In the last blog we talked about the basic anatomy of the bladder and how it communicates with the brain to properly function. Today, using the same diagram, we’re going to look at some treatments that are used to target the different parts of that system. All of the treatments or names of medicine are in parenthesis.
1) The simplest way to treat some bladder issues is with water– hydration. Staying hydrated helps with the inside of the bladder, where you hold urine. Although women with Interstitial Cystitis or Overactive Bladder might feel like avoiding fluids, drinking water is actually helpful and calms down the acidity of the urine.
2) Prelief is an over-the-counter pill that targets the inside of the bladder by making urine less acidic. The medicine works by taking acid out of food and beverages so that the acidity never reaches your bladder. Lots of women who have bladder spasms or experience multiple trips to the bathroom after consuming “trigger foods” (like citrus fruit, coffee, sodas, etc) may benefit from Prelief.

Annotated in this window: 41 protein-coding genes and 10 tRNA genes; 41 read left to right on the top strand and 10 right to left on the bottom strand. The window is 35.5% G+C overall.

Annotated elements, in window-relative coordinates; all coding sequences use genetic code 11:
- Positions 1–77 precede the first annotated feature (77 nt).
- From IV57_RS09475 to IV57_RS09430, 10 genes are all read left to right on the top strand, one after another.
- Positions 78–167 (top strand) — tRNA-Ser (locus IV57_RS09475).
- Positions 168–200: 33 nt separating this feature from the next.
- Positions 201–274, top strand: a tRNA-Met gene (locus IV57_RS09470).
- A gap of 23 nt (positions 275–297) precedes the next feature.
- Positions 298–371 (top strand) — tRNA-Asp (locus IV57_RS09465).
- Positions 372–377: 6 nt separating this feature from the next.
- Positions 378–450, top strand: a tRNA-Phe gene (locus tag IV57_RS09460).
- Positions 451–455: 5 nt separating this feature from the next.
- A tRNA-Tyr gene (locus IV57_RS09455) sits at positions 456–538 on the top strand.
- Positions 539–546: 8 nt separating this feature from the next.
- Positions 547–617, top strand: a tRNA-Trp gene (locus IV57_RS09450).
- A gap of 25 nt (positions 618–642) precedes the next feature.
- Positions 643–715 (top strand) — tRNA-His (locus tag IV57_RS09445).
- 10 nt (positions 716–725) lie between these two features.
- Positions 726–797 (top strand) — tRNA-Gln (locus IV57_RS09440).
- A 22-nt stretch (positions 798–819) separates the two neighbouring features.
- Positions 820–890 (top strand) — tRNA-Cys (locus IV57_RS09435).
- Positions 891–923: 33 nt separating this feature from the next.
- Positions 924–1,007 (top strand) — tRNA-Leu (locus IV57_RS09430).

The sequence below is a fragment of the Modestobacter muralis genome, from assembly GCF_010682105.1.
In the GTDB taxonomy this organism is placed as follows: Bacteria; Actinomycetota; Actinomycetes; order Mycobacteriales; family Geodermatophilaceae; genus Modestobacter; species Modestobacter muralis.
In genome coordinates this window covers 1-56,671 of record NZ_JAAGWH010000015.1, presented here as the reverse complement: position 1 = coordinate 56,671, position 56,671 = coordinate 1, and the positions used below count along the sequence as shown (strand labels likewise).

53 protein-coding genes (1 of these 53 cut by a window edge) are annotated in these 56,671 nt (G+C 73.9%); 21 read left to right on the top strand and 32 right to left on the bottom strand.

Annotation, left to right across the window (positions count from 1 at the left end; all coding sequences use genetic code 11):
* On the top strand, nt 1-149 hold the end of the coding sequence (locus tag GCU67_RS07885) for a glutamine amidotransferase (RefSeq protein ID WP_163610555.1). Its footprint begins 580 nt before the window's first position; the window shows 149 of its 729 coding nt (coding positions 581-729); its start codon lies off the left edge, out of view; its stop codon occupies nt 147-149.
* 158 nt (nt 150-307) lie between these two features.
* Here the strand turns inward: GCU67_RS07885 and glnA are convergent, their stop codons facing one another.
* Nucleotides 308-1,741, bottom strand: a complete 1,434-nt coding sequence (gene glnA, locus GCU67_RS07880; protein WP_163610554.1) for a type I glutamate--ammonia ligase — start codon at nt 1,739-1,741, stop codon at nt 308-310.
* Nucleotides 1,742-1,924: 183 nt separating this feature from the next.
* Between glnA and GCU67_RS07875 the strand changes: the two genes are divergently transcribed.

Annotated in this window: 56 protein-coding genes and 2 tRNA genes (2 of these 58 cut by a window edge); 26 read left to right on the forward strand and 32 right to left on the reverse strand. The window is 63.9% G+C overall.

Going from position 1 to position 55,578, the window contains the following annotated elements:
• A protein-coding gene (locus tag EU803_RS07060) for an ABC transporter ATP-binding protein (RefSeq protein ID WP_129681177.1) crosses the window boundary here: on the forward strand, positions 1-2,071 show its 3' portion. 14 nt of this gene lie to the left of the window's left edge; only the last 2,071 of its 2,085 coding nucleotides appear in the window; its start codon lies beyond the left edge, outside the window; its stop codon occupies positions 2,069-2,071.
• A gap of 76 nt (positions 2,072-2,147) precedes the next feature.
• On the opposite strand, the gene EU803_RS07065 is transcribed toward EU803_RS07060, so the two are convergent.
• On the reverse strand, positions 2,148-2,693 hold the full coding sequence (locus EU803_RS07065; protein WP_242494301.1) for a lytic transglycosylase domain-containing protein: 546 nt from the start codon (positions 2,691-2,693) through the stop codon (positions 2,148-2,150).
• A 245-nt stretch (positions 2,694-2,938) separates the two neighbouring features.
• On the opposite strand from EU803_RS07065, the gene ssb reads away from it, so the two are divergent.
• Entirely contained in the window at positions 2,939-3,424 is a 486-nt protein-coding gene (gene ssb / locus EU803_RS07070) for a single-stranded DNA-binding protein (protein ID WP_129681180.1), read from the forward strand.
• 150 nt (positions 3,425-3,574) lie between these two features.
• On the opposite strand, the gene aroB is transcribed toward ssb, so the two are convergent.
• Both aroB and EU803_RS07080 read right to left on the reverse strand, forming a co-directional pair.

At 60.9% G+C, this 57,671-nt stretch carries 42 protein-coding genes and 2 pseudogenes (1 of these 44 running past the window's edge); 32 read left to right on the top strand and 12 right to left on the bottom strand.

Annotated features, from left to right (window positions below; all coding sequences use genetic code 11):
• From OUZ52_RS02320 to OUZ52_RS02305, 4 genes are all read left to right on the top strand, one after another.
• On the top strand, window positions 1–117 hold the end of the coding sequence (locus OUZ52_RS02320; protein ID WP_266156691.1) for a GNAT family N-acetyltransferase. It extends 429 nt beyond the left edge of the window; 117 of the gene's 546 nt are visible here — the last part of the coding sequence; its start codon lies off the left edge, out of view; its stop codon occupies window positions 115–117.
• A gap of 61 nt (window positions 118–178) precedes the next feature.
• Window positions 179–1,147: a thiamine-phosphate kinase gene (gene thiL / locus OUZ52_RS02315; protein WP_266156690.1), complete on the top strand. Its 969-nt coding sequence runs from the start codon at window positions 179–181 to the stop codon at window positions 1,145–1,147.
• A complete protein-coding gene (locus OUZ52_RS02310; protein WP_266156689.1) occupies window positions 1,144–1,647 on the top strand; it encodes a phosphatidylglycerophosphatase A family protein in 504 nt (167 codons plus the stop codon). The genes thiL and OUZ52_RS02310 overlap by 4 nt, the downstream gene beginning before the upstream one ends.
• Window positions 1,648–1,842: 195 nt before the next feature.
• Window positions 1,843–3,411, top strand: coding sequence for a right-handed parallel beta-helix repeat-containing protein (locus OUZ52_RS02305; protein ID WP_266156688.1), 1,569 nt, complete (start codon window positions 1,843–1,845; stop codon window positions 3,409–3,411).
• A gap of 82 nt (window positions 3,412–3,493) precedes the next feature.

3) The wall of the bladder responds well to antihistamines, so I usually recommend that women take one daily to help with inflammation in the lining. If the mast cells inside the bladder wall do not release histamines, the bladder remains more calm. And if you suffer from annoying or painful bladder symptoms, calm is a good thing.
4) APF (antiproliferative factor) is a peptide found in urine of ladies with Interstitial Cystitis. The formation of APF can help be controlled by Elmiron (either capsules or direct instillation into the bladder). If we can suppress the presence of APF in the urine, we have a better chance of increasing your quality of life again!
These are only four of the treatments we use. Please read our next blog post for third segment of this series; The Bladder, A Diagram of Anatomy and Treatment.